At first it feels good. Your blood starts to pump through your veins. Your brain brightens up under the sun. But then? Then all hell breaks loose. You knee starts to yell at you. Then scream. By the time you get back to where you started, it’s all you can do not to cry.

But you can’t whine anymore, because everyone’s sick of listening to you (unless you have a blog. Then all bets are off).

You can’t ask for any more favors, because you used all those up weeks ago.

You just have to suck it up and smile, saying, “me? Oh, I’m fine. It’s MUCH better than it was. I’m practically good as new!”

Inside, of course, you are cursing up a blue streak. But no one knows that (unless you have a blog. Then all bets are off).

At the end of the day, you limp home, curl up on the couch, and hope no one asks you to move until morning.

But, of course, you have a family.

A family who needs you.

So you suck it up. Do what you have to do. And try not to whimper.

And they? Are none the wiser (unless you have a blog. Then all bets are off).

Someday, this in between period will all seem like a bad dream. You’ll be up and running again (or at least walking).

Until then? At least you have a blog. A blog where you’re free to whine.

Thank goodness for that.

(real post coming tomorrow. I just had to get this out of my system).



Fighting for the Sunshine.

Tori stands in the middle of her beautiful, sunshine-filled room, scowling at the walls.

“I don’t like my room. I want it pink,” she says, little hands resting on her hips in a perfect mockery of me.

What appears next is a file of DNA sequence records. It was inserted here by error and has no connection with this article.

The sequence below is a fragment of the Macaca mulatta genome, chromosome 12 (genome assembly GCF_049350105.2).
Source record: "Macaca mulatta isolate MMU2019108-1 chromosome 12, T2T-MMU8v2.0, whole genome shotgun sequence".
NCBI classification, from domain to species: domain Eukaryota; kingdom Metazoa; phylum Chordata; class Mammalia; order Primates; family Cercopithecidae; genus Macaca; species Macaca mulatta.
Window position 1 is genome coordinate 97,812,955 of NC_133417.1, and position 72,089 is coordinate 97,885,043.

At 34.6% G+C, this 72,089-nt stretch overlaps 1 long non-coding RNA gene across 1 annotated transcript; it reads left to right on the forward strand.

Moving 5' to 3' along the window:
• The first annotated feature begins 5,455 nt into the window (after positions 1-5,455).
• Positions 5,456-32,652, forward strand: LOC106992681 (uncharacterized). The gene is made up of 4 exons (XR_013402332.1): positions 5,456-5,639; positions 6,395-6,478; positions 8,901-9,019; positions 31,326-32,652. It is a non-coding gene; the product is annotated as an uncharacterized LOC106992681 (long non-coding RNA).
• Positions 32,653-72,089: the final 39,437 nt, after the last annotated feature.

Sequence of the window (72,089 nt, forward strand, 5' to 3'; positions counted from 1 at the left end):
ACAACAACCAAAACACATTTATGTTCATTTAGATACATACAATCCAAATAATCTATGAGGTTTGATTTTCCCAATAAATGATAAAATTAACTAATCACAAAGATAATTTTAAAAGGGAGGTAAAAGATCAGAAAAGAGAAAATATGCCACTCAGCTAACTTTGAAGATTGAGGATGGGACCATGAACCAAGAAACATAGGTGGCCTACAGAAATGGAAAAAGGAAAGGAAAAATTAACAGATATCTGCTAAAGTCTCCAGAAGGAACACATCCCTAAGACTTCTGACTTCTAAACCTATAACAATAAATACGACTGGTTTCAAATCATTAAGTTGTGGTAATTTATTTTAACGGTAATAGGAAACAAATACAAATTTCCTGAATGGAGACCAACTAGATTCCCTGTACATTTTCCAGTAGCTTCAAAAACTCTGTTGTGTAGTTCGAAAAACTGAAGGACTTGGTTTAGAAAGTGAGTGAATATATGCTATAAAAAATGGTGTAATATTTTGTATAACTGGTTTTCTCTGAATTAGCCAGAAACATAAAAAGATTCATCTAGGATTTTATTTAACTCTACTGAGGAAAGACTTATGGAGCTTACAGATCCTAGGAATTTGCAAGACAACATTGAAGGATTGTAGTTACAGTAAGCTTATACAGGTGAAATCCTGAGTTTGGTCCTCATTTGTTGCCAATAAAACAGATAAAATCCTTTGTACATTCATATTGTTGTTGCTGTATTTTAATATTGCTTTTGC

“Pink? Why would you want a pink room? Your room is gorgeous!”

“It’s not gorgeous. It’s lellow. I don’t like lellow.”

“Yeah, it’s yellow. But it’s also blue and green. And look!” I gesture dramatically at the wall above her bed. “You even have your own sun. Sun for my sunshine!”

“I don’t want the sun.”  Her arms cross over her chest, and her scowl deepens. “I want pink.”

“Well,” I sigh. “It’s good to want things.”




“Not going to happen, honey. I’m sorry.”

“Why you so MEAN? I want a pink room. It’s all I ever wanted!”

“Well, I’m sorry. We can’t paint your room today.”

“This weekend?” she chirps.

“We’ll see.”

I’m lying through my teeth, of course. I have no intention of painting her room this weekend. I love her room. Love. It.

Brian and I agonized over every part of it in the months before she was born. We didn’t want anything cutesy, or stereotypical, or, well, pink. We wanted something that would last a while.

So instead, we painted it the colors of summer and decorated it with flowers and sunshine.

Tori's room, bursting with sunshine and flowers.

Did I mention I love her room? Because I do. In the weeks after her birth, when she was still sleeping in a bassinet next to our bed, I would bring her to the comfy blue chair we had put there and just stare at the sun.

It made me happy. It still does.

And, dang it, she’s three! Surely that’s too young to start making interior design decisions.

But I know it’s just a matter of time.

Sooner or later, I will get tired of the whining.  I will start to rationalize that her demands are a good thing, indicative of an independent soul.

And I will give her her pink room.

But I’m not going down without a fight.